And now Dick Gregory, 51, has introduced his Slim/Safe Bahamian Diet. Yes, the very same Dick Gregory who for the past 20 years has regularly fasted on behalf of civil rights and peace and to end world hunger.
The comedian-activist unveiled his new weight-loss powder on Labor Day weekend at the Whole Life Expo in Boston (left). "It's cool to be healthy," he assured a cheering throng of aging hippies and holistic types. The formula he revealed consists of (among other things) cucurbita pepo seed, agropyron triticeum powder and malpighia glabra—all vegetable substances that, Gregory says, are good for you. Mixed with orange juice and drunk three times a day, the "7-day rapid-weight-loss" powder supplies a mere 700 calories. "It sounds like another faddish diet," cautions Dr. Thomas Wadden, a psychologist with a University of Pennsylvania obesity research group. "Unless combined with an exercise and behavior modification program, most quick weight loss is followed by equally quick weight gain." Claims Gregory, "We've been working on this for 15 years. A lot of different companies wanted to buy my formula."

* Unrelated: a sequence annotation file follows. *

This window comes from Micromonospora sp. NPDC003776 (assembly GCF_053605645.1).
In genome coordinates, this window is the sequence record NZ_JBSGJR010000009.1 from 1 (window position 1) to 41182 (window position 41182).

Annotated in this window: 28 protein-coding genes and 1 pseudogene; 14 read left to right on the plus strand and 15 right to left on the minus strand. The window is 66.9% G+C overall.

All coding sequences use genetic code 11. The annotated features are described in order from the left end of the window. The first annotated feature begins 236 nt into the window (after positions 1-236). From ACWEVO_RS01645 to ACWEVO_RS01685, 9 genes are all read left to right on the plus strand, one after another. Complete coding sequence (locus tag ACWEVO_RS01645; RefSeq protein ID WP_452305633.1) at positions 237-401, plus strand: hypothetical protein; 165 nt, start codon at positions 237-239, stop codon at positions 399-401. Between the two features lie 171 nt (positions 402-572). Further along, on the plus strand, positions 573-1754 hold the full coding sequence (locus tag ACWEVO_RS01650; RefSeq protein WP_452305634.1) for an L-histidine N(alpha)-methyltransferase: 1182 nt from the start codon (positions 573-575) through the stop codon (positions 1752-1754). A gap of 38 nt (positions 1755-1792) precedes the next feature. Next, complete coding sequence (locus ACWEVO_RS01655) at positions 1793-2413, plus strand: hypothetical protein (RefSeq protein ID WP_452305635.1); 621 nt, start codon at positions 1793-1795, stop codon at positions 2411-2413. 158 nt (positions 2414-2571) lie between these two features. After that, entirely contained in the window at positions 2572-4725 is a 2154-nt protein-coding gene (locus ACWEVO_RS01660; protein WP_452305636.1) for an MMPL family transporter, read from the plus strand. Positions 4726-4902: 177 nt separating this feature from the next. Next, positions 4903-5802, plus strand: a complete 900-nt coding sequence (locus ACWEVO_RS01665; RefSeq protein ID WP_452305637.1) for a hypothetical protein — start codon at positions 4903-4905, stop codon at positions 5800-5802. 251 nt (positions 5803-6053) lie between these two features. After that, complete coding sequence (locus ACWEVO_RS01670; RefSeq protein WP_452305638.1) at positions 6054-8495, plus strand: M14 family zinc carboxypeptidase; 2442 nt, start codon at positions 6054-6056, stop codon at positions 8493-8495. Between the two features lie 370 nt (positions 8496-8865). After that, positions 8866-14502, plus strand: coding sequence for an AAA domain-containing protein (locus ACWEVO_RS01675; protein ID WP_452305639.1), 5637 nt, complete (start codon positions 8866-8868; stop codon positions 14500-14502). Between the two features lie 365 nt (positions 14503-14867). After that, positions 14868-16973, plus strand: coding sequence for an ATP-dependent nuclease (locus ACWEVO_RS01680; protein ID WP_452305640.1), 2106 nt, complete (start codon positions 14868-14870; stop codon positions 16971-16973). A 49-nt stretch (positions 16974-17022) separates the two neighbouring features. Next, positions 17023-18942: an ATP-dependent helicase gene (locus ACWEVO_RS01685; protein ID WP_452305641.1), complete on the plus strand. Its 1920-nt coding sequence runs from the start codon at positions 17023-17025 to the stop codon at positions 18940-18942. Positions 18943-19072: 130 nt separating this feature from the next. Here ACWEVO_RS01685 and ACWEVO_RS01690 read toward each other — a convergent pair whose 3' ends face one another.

Gregory recently signed a multimillion-dollar distribution contract with a Midwestern health foods company that will retail the diet through the mail at $19.95 per 16 ounces. That may be quite a windfall for someone who has been living with his wife and 10 kids on a Massachusetts farm.
"I won't change," Gregory promises, envisioning a big success. "I'll be the same old Dick." The excess monies gleaned from America's overweight, he says, will go to his favorite charities, including the Salvation Army, the National Urban League, the United Negro College Fund and Amnesty International. But Gregory admits that he has caught the entrepreneurial itch. Next he plans to market wheat germ candy bars, a nondairy ice cream, a salt substitute and a nonalcoholic beer, not to mention a car that gets 100 miles to the gallon.
Jerry Rubin went Wall Street. Bobby Seale hawks barbecue cookbooks. Jane Fonda flogs aerobics. The '60s have finally ended, not with a bang but with the clang of a cash register.